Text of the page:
Volunteer vacations promise a chance to see the world as well as a chance to make a difference. Volunteer travel’s roots can be traced to the mid-1950s, when a British couple founded the organization Voluntary Service Overseas and ran it, initially, out of their house. Today the institution has sent more 40,000 volunteers across the world. Volunteer vacations have continued to grow in popularity since then, due in part to the 1961 establishment of the Peace Corps as well as to schools incorporating volunteer travel into their curricular or extracurricular activities.
Especially in educational settings, these trips are pitched as learning experiences and services opportunities, where young students can absorb a moral lesson and gain an enviable line on their resume. It’s important when evaluating the who, what, where, how, and why of volunteer travel to ask the questions: Who are you really there for? Who is being helped by your presence? Travel + Leisure evaluates volunteer vacation outfits on the basis of tangible benefits to local communities, safe and positive experiences for visitors, as well as their cost and location.
Charity travel can be a powerful force for good, but it’s often a complicated process. People who choose to volunteer abroad generally desire a degree of control over the kinds of services they perform, but many site managers encourage volunteers to use their day-job expertise, be it information technology or teaching elementary school. In many cases, travelers looking as much for a break from their daily lives as a service project often show up thinking they’ll be constructing schools or digging wells. Unfortunately, manual labor is usually the resource poorer communities have in the greatest abundance.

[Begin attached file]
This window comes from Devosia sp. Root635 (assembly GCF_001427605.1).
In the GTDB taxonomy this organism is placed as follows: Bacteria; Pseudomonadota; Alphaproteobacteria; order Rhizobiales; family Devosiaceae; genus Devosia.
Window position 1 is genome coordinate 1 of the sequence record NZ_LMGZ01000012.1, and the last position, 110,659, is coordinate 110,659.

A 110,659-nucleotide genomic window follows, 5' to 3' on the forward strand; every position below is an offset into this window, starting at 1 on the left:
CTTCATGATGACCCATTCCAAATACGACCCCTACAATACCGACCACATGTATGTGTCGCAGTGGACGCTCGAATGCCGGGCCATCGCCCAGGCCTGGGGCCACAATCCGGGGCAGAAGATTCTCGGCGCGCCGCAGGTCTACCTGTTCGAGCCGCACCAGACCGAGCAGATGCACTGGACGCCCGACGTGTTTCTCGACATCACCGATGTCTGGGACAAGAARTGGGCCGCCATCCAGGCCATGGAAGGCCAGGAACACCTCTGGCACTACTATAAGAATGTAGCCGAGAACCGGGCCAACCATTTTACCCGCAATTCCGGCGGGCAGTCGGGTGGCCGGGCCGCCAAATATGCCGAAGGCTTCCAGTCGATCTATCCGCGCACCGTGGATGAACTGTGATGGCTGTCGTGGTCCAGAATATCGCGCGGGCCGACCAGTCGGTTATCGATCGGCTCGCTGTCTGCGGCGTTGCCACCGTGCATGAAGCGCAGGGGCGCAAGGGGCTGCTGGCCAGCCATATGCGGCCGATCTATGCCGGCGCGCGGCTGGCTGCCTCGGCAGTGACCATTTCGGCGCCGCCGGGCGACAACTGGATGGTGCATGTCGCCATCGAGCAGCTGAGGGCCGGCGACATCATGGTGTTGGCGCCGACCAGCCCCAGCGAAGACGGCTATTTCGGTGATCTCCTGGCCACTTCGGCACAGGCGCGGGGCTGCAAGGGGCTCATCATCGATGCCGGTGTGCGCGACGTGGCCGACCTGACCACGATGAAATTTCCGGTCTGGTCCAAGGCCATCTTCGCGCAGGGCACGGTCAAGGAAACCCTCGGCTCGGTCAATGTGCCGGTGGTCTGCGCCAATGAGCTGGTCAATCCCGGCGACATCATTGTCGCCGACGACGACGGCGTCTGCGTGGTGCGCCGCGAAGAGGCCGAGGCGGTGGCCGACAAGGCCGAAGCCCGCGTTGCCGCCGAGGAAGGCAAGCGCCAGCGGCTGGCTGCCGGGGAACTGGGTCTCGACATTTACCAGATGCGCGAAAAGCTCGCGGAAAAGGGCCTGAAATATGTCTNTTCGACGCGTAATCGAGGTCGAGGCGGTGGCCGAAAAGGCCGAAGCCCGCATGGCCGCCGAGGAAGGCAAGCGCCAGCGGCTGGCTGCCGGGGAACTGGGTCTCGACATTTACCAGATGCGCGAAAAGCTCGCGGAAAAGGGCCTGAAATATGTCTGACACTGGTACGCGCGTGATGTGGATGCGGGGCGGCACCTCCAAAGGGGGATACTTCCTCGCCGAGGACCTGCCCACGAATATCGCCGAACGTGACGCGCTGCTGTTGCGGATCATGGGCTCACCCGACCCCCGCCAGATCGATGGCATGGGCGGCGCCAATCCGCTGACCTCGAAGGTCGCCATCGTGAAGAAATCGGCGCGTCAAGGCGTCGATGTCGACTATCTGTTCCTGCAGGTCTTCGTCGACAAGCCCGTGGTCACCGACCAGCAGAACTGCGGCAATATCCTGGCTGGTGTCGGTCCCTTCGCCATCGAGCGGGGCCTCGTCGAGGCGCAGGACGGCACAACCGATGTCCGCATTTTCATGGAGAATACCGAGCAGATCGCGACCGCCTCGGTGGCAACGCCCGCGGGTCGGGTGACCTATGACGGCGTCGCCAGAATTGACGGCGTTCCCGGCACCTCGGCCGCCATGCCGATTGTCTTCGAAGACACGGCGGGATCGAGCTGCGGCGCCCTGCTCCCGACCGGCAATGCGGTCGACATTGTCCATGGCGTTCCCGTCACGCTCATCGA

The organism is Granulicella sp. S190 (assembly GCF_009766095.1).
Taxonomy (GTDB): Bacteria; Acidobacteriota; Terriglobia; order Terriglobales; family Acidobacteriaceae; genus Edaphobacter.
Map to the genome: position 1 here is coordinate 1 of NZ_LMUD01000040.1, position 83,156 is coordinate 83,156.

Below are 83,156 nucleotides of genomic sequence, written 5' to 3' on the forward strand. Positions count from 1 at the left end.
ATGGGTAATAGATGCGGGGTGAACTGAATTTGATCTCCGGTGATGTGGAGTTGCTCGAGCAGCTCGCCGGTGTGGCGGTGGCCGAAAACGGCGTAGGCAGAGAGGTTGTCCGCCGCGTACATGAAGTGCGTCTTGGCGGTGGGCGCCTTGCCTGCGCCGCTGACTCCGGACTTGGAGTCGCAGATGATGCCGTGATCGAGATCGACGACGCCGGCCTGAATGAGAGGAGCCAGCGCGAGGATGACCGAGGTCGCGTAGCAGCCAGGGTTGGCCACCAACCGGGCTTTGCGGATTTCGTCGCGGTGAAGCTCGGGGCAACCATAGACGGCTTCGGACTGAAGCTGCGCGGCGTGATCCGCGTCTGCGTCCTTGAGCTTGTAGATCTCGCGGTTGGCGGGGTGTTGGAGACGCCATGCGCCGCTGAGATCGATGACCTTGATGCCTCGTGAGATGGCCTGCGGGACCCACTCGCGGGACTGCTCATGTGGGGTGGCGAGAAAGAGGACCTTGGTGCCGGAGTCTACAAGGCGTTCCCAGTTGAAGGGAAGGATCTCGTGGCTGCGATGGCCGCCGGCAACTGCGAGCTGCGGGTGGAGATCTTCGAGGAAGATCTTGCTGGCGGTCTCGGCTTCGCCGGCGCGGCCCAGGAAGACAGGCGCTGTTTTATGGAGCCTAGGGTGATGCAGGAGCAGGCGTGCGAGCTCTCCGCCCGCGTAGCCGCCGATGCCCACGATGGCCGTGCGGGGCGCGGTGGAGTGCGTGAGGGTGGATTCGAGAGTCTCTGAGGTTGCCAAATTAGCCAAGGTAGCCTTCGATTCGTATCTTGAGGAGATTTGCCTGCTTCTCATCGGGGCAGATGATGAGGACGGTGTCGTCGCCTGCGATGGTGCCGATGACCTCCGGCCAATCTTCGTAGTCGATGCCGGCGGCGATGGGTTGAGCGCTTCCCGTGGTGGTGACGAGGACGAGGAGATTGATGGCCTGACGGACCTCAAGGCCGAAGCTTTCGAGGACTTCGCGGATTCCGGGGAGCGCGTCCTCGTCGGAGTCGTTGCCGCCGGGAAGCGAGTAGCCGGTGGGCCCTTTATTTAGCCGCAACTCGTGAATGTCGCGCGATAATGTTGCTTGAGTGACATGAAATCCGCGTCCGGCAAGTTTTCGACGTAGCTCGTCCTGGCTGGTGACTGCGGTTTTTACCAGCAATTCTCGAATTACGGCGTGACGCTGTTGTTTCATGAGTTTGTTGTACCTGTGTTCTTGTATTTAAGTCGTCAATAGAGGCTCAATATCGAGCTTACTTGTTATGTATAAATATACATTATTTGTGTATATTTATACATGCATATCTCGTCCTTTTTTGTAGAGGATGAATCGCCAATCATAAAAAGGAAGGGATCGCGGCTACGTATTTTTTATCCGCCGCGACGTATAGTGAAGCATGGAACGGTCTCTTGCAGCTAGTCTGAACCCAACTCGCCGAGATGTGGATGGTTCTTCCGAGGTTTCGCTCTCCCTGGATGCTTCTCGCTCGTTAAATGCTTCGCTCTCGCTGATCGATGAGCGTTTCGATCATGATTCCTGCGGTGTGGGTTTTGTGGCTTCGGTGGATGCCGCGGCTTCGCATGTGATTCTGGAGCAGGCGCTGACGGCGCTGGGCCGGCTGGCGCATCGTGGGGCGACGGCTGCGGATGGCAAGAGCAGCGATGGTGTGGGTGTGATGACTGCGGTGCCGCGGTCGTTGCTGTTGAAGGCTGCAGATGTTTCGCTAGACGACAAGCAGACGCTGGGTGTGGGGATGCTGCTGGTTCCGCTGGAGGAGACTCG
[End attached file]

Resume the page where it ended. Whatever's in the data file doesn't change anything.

Voluntourism, of course, need not be limited to human communities. Volunteers in Greece can help fill out nest activity surveys for native loggerhead sea turtles. In the U.S. a volunteer travel package might include a day of coastal dune replanting in addition to a generous amount of kayaking and wine tasting. Wherever you decide to go, prepare to live where you—and the community you’ve temporary joined—work.
Charity work can and should be rewarding in and of itself, and volunteer trips doubly so. Here, Travel + Leisure can help you navigate not only the thoughtful ethical discussions taking place about volunteering, service, and travel but also find the projects that are most helpful, collaborative, and sensitive to the communities they exist in.